Yes! Seniors can participate in sports too. Just because you’re getting older doesn’t mean you are restricted to sitting in a recliner and watching the television.
Regular physical training from sport and fitness activities is highly encouraged for the older generation due to its multitude of emotional, physical and mental health benefits.
Regular physical activity is an integral part of a healthy lifestyle.
This article will discuss sports for older adults to consider, how to get started with a new sport, and how to get the most benefits from your new sport.
Disclosure: You should consult your medical professional before starting any new exercise or sports program.
Should Seniors Participate in Sports?
Absolutely! That being said, no one expects older adults to try out for the Senior Olympics (unless they want to).
Get to know your body, what you can participate in concerning your physical condition, and your personal goals. Sport and physical activity can provide older adults with numerous benefits, including:
- Improved heart health
- Better circulation
- Increased respiratory (lung) capacity
- Enhanced muscle strength
- Increased endurance
- Improved coordination
- Heightened reflexes
- Decreased risk for injury
- Stronger bones
- Increased metabolism
- Better mental health
- Increased postural stability and balance
- Reduced risk for falls
- Increased opportunity for social interaction
- Sharper cognitive skills
Sports for Older Adults to Consider
Today’s sports options are so much more than what you were allowed to sign up for in school and widely vary in rules and outlines.
And, just because you are older doesn’t mean you are limited to low-impact sports or playing a no-impact sport if your physical abilities allow more moderate activities.
Here are a few categories with some examples for seniors to consider that promote an active lifestyle and healthy living:
Solo Sports for Older Adults
Running is an excellent exercise that improves your cardiovascular health. Additionally, running provides an opportunity to improve balance and coordination and enhance overall stamina.
Running can be modified from a simple walking or jogging speed to a competitive race. The key to running is getting a great pair of running shoes.
Hiking allows older people to explore the outdoors and see things besides the four walls of their homes.
Older adults can adjust hiking in difficulty to meet the unique needs of each individual, improve balance and postural stability, and enhance mental, emotional, and physical health.
Walking sticks might be helpful if hiking is new to you. Of course, regular walking is an excellent substitute too.
Swimming is a fun, aerobic exercise that increases lung capacity, improves stamina, and increases metabolism.
Swimming varies in intensity, from wading through the water to performing full-on breaststroke laps. It provides a great workout because all parts of the body are engaged.
Golfing is a relatively low-intensity sport. Swinging golf clubs improve joint range and coordination. The walking and moderate exercise involved increases stamina.
The social aspect of playing golf is also great for increasing social engagement while going at your own pace.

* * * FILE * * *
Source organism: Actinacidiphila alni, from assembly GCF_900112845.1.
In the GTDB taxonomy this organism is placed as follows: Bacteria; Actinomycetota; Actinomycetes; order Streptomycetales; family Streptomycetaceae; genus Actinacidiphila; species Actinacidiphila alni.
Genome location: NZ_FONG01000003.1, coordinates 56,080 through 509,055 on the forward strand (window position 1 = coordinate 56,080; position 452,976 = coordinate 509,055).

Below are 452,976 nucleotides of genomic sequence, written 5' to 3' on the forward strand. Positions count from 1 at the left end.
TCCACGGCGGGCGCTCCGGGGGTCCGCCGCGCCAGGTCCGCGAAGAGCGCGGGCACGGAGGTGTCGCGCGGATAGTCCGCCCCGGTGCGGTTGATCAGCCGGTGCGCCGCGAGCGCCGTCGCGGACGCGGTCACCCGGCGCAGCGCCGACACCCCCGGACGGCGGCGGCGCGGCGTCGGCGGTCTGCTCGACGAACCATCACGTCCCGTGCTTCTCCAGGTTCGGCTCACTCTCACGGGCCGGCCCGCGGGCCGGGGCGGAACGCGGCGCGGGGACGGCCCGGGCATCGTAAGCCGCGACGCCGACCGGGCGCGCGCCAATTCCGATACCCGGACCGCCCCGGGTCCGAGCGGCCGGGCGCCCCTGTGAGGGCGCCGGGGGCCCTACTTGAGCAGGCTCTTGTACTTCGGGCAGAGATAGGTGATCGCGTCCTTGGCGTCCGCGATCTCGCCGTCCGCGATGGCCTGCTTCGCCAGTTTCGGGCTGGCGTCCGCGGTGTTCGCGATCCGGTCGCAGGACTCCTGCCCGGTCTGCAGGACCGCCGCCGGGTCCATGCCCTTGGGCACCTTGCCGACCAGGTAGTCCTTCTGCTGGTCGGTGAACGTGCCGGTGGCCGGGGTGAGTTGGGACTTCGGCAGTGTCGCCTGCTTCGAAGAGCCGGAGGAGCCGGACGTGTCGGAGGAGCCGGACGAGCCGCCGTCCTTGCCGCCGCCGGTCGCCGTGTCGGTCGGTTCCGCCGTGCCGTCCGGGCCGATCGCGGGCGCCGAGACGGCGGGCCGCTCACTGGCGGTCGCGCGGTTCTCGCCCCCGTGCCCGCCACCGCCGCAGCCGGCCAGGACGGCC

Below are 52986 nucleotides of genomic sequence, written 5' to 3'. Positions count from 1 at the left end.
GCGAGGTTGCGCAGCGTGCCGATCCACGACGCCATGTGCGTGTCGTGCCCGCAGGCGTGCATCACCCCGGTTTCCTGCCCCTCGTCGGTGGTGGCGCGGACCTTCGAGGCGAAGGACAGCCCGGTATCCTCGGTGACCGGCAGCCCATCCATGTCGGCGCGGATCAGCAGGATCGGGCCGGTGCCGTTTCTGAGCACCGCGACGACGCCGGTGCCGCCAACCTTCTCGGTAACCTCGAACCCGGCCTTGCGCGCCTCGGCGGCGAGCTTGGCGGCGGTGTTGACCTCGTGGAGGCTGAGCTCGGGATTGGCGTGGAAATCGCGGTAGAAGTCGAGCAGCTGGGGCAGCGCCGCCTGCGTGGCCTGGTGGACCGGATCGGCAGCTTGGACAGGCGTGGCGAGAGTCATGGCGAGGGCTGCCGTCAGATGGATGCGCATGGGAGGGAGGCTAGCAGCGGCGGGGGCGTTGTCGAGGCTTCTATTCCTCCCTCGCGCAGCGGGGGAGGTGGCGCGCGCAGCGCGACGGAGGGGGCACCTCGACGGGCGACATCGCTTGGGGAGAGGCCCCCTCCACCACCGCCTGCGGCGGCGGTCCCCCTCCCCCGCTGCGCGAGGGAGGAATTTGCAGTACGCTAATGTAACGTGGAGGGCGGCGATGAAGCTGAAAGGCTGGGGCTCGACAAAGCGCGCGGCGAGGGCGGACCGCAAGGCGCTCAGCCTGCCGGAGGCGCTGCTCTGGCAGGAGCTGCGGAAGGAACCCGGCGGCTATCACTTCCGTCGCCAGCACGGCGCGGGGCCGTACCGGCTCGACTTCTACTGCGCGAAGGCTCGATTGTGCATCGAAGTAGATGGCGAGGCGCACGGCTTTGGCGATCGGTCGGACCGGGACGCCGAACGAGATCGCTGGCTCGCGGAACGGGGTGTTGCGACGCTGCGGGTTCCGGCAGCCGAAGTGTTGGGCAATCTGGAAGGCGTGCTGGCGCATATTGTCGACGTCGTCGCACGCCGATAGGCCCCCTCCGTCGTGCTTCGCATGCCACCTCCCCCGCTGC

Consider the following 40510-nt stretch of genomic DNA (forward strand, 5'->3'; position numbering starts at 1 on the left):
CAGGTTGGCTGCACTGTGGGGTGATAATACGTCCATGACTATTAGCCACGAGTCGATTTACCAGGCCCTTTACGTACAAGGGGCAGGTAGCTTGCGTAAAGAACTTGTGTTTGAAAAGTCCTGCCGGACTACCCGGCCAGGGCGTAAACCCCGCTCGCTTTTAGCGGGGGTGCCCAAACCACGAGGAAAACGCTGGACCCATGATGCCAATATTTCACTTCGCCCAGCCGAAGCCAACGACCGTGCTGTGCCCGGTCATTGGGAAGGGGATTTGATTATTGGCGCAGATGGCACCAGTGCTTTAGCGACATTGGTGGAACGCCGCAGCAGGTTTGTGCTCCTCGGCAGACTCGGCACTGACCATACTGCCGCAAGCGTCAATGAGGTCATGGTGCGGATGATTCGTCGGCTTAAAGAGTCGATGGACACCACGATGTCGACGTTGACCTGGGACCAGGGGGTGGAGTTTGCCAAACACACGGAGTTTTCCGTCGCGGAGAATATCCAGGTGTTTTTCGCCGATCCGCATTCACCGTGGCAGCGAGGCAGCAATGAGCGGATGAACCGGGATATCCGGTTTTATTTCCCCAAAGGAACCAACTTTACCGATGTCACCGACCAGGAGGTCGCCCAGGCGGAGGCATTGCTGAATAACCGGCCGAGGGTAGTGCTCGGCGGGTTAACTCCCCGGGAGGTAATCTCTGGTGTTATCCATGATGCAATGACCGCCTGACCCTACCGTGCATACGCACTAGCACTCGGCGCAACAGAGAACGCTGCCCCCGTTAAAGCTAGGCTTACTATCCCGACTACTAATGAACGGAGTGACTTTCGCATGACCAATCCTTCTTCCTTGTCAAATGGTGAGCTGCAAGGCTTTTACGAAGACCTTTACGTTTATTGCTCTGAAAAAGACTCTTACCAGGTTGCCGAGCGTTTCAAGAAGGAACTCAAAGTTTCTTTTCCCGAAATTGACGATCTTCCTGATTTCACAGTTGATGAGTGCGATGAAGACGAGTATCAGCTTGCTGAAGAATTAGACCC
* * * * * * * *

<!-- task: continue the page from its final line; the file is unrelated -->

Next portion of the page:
Cycling is a low-impact activity that provides numerous benefits for older adults. And it can be done on a stationary bike or a bicycle, depending on your needs and goals.
Cycling is excellent for increasing lower body strength, improving cardiovascular health, weight management, and boosting metabolism.
If you are considering cycling, check out our cycling tips for seniors.
Karate includes various martial arts programs catering to individuals across the age span.
Karate can improve balance, postural stability, muscle strength, core strength, visual perception, and reflexes while providing a whole-body workout.
Team Sports for Older Adults
Aside from being a great date night idea and mingling with others, ballroom dance is a fun social outlet that improves stamina, muscle strength, balance, and muscle coordination with a lower risk of injury than some sports.
Ballroom dance includes many dance forms, all varying in intensity and style.
Shuffleboard is a mild team sport that allows seniors to improve muscle coordination, joint range, visual perception, and social participation.
Shuffleboard is highly adaptable and can be played while standing or sitting.
There is a reason it is a routine activity at most retirement communities!
Curling is a moderate-intensity sport requiring balance and coordination due to the slick surface.
For some folks, this may be too intimidating or unsafe, but for others who have outstanding balance, curling is a fantastic way to improve upper body strength, stamina, balance, and muscle coordination.
Floor hockey eliminates the need to balance on ice while still benefiting from other aspects of the sport: muscle coordination, upper body strengthening and joint range, stamina, balance, reflexes, improved cardiovascular health, and opportunity for social participation.
Ultimate frisbee involves tossing a frisbee to teammates to reach a goal across the field.
Conveniently, ultimate frisbee doesn’t have to be intense since the frisbee floats slowly in the air between players, and each player can only take a certain number of steps before needing to toss the frisbee to someone else.
Badminton is an excellent backyard sport of low-to-moderate intensity that requires stamina, coordination, postural stability, and hand-eye coordination.
The birdie isn’t flying through the air as fast as a tennis ball, giving the players time to get safely situated before smacking it to their teammate across the net.
Ball Sports for Older Adults
Many ball sports can be adapted by playing the slower pace version of the original version. Walking soccer and walking football are a few examples.
Basketball does have an increased risk due to the stamina and muscle coordination required.
However, seniors who enjoy the sport and can safely participate in it would have fun playing a round with two teams of similarly-aged peers.
Baseball doesn’t have to be hyper-competitive, especially if playing with peers in your same age group.